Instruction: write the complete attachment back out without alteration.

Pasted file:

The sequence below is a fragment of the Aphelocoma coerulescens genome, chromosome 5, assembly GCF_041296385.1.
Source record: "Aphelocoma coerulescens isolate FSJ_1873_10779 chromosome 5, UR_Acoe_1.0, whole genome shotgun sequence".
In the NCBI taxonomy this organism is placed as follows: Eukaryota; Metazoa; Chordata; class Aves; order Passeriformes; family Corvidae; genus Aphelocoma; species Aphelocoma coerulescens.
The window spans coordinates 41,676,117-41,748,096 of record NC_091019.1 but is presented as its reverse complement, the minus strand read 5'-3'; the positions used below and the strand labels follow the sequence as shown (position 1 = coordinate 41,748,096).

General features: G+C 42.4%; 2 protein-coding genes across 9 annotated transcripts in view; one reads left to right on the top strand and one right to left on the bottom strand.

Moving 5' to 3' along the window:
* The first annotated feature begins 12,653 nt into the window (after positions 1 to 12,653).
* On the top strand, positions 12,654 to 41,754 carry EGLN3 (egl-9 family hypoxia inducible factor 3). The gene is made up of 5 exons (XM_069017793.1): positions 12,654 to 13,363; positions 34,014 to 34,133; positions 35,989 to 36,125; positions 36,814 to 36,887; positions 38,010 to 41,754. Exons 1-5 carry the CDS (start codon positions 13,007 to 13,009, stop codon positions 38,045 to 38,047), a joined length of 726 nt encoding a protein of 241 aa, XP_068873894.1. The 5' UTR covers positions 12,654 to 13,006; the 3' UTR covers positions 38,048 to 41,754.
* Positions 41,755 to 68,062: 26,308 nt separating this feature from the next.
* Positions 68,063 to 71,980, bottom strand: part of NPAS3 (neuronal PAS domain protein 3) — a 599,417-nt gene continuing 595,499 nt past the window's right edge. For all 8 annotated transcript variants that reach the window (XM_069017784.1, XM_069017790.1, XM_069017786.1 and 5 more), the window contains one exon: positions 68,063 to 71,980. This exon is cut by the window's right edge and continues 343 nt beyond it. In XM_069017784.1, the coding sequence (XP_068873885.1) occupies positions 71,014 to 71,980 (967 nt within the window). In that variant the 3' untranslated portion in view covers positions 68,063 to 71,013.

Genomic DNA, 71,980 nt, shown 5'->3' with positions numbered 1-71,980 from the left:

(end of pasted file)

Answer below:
The sequence below is a fragment of the Aphelocoma coerulescens genome, chromosome 5, assembly GCF_041296385.1.
Source record: "Aphelocoma coerulescens isolate FSJ_1873_10779 chromosome 5, UR_Acoe_1.0, whole genome shotgun sequence".
In the NCBI taxonomy this organism is placed as follows: Eukaryota; Metazoa; Chordata; class Aves; order Passeriformes; family Corvidae; genus Aphelocoma; species Aphelocoma coerulescens.
The window spans coordinates 41,676,117-41,748,096 of record NC_091019.1 but is presented as its reverse complement, the minus strand read 5'-3'; the positions used below and the strand labels follow the sequence as shown (position 1 = coordinate 41,748,096).

General features: G+C 42.4%; 2 protein-coding genes across 9 annotated transcripts in view; one reads left to right on the top strand and one right to left on the bottom strand.

Moving 5' to 3' along the window:
* The first annotated feature begins 12,653 nt into the window (after positions 1 to 12,653).
* On the top strand, positions 12,654 to 41,754 carry EGLN3 (egl-9 family hypoxia inducible factor 3). The gene is made up of 5 exons (XM_069017793.1): positions 12,654 to 13,363; positions 34,014 to 34,133; positions 35,989 to 36,125; positions 36,814 to 36,887; positions 38,010 to 41,754. Exons 1-5 carry the CDS (start codon positions 13,007 to 13,009, stop codon positions 38,045 to 38,047), a joined length of 726 nt encoding a protein of 241 aa, XP_068873894.1. The 5' UTR covers positions 12,654 to 13,006; the 3' UTR covers positions 38,048 to 41,754.
* Positions 41,755 to 68,062: 26,308 nt separating this feature from the next.
* Positions 68,063 to 71,980, bottom strand: part of NPAS3 (neuronal PAS domain protein 3) — a 599,417-nt gene continuing 595,499 nt past the window's right edge. For all 8 annotated transcript variants that reach the window (XM_069017784.1, XM_069017790.1, XM_069017786.1 and 5 more), the window contains one exon: positions 68,063 to 71,980. This exon is cut by the window's right edge and continues 343 nt beyond it. In XM_069017784.1, the coding sequence (XP_068873885.1) occupies positions 71,014 to 71,980 (967 nt within the window). In that variant the 3' untranslated portion in view covers positions 68,063 to 71,013.

Genomic DNA, 71,980 nt, shown 5'->3' with positions numbered 1-71,980 from the left: